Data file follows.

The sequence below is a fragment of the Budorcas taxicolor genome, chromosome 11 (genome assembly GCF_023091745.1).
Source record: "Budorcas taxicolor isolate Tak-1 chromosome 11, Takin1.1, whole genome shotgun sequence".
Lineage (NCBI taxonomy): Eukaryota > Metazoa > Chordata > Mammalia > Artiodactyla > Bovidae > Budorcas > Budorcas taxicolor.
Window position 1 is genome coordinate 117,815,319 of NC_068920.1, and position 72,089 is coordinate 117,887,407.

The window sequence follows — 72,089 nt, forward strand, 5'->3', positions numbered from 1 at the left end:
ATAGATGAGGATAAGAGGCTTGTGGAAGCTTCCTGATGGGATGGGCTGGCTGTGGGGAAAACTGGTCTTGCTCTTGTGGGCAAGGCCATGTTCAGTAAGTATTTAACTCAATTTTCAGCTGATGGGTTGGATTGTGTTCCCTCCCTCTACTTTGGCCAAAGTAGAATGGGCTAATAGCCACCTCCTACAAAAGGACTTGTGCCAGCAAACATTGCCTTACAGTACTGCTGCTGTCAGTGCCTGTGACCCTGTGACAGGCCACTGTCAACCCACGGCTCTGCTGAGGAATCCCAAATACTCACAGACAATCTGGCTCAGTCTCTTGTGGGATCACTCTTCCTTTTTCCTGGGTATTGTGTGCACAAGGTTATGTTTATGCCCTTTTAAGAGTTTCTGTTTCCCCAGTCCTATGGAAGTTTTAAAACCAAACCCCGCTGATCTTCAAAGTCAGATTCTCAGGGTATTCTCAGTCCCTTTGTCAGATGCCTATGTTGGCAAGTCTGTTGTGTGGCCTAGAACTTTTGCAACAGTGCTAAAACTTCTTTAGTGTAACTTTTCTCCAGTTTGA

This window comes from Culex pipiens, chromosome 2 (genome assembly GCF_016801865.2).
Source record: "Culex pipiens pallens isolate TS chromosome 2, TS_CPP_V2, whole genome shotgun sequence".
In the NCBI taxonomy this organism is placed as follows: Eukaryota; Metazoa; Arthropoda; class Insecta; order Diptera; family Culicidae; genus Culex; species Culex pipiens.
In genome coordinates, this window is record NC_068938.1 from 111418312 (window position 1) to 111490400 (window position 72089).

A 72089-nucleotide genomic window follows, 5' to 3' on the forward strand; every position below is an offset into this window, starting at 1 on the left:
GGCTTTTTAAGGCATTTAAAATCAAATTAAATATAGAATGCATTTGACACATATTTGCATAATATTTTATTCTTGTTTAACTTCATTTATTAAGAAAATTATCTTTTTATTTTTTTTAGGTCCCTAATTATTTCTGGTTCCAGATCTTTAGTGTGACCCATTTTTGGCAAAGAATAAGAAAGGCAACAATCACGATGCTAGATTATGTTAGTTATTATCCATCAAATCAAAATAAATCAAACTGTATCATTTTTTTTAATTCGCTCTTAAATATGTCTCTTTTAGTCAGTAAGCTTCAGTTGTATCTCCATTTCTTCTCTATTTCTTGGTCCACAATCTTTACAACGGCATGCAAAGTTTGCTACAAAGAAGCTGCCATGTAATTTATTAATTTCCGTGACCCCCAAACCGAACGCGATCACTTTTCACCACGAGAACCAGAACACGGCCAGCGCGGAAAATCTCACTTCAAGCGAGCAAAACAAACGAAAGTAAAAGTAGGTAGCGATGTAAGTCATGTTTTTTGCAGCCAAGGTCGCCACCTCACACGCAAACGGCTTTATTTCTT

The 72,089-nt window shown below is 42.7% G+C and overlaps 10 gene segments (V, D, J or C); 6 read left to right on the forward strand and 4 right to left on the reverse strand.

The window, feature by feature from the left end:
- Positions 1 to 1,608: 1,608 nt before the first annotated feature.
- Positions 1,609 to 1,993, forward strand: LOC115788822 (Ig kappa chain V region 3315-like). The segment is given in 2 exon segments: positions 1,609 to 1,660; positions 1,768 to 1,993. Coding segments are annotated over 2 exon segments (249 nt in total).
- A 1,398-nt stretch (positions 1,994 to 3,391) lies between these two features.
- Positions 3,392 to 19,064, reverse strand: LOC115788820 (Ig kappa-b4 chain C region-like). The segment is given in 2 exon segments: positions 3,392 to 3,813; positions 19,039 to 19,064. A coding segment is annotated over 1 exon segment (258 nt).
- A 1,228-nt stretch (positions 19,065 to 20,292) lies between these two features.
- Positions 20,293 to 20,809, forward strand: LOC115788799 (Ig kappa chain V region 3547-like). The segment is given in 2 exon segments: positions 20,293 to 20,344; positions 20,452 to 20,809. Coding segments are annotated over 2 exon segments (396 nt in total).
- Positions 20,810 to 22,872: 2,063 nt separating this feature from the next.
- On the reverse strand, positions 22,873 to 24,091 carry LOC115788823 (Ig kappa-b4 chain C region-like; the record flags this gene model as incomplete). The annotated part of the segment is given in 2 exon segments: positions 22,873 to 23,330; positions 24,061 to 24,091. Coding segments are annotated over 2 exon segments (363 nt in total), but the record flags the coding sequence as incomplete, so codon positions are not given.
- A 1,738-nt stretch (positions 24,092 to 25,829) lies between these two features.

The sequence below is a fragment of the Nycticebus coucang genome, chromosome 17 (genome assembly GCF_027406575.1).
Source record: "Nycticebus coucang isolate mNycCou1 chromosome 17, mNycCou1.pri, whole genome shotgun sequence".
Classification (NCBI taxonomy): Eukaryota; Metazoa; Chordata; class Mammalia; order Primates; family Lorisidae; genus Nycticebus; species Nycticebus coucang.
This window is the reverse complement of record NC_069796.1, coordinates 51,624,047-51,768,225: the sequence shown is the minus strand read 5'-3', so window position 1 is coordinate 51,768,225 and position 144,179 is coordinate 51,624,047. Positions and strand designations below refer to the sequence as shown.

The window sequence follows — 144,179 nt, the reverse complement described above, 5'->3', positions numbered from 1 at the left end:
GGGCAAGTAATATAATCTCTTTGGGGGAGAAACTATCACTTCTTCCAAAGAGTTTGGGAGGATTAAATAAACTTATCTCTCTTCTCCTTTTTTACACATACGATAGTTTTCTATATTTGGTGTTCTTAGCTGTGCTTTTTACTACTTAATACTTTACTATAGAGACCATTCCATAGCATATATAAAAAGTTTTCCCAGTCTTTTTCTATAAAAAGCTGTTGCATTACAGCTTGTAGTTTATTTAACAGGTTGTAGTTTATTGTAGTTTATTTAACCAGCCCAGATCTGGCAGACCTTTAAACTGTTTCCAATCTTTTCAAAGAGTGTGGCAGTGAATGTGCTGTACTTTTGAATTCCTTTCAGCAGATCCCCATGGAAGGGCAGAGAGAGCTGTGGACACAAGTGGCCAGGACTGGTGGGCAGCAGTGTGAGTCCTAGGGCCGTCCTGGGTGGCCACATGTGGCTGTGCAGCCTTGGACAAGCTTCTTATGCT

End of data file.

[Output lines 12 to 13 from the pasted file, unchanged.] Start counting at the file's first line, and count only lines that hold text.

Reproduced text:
GGCTTTTTAAGGCATTTAAAATCAAATTAAATATAGAATGCATTTGACACATATTTGCATAATATTTTATTCTTGTTTAACTTCATTTATTAAGAAAATTATCTTTTTATTTTTTTTAGGTCCCTAATTATTTCTGGTTCCAGATCTTTAGTGTGACCCATTTTTGGCAAAGAATAAGAAAGGCAACAATCACGATGCTAGATTATGTTAGTTATTATCCATCAAATCAAAATAAATCAAACTGTATCATTTTTTTTAATTCGCTCTTAAATATGTCTCTTTTAGTCAGTAAGCTTCAGTTGTATCTCCATTTCTTCTCTATTTCTTGGTCCACAATCTTTACAACGGCATGCAAAGTTTGCTACAAAGAAGCTGCCATGTAATTTATTAATTTCCGTGACCCCCAAACCGAACGCGATCACTTTTCACCACGAGAACCAGAACACGGCCAGCGCGGAAAATCTCACTTCAAGCGAGCAAAACAAACGAAAGTAAAAGTAGGTAGCGATGTAAGTCATGTTTTTTGCAGCCAAGGTCGCCACCTCACACGCAAACGGCTTTATTTCTT

The 72,089-nt window shown below is 42.7% G+C and overlaps 10 gene segments (V, D, J or C); 6 read left to right on the forward strand and 4 right to left on the reverse strand.